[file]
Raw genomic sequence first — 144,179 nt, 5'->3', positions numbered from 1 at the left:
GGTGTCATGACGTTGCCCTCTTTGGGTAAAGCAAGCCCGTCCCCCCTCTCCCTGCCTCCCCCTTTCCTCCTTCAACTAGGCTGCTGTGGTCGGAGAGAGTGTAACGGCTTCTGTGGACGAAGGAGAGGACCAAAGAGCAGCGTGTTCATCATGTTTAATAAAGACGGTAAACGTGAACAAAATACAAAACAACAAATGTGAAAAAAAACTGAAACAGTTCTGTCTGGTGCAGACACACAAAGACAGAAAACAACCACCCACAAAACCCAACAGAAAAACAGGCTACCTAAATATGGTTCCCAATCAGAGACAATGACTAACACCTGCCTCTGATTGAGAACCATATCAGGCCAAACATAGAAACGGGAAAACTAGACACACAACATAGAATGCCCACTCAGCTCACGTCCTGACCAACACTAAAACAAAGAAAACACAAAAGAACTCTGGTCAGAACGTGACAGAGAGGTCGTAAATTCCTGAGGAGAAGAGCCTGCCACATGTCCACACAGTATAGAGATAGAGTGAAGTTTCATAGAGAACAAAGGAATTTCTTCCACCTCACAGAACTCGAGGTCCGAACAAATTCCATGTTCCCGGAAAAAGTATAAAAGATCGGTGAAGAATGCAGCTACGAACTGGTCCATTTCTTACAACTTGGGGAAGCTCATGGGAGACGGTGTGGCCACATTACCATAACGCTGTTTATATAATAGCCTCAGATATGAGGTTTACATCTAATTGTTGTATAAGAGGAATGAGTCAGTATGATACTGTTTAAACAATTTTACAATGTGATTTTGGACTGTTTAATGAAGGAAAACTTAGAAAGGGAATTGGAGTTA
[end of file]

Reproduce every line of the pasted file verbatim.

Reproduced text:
Raw genomic sequence first — 144,179 nt, 5'->3', positions numbered from 1 at the left:
GGTGTCATGACGTTGCCCTCTTTGGGTAAAGCAAGCCCGTCCCCCCTCTCCCTGCCTCCCCCTTTCCTCCTTCAACTAGGCTGCTGTGGTCGGAGAGAGTGTAACGGCTTCTGTGGACGAAGGAGAGGACCAAAGAGCAGCGTGTTCATCATGTTTAATAAAGACGGTAAACGTGAACAAAATACAAAACAACAAATGTGAAAAAAAACTGAAACAGTTCTGTCTGGTGCAGACACACAAAGACAGAAAACAACCACCCACAAAACCCAACAGAAAAACAGGCTACCTAAATATGGTTCCCAATCAGAGACAATGACTAACACCTGCCTCTGATTGAGAACCATATCAGGCCAAACATAGAAACGGGAAAACTAGACACACAACATAGAATGCCCACTCAGCTCACGTCCTGACCAACACTAAAACAAAGAAAACACAAAAGAACTCTGGTCAGAACGTGACAGAGAGGTCGTAAATTCCTGAGGAGAAGAGCCTGCCACATGTCCACACAGTATAGAGATAGAGTGAAGTTTCATAGAGAACAAAGGAATTTCTTCCACCTCACAGAACTCGAGGTCCGAACAAATTCCATGTTCCCGGAAAAAGTATAAAAGATCGGTGAAGAATGCAGCTACGAACTGGTCCATTTCTTACAACTTGGGGAAGCTCATGGGAGACGGTGTGGCCACATTACCATAACGCTGTTTATATAATAGCCTCAGATATGAGGTTTACATCTAATTGTTGTATAAGAGGAATGAGTCAGTATGATACTGTTTAAACAATTTTACAATGTGATTTTGGACTGTTTAATGAAGGAAAACTTAGAAAGGGAATTGGAGTTA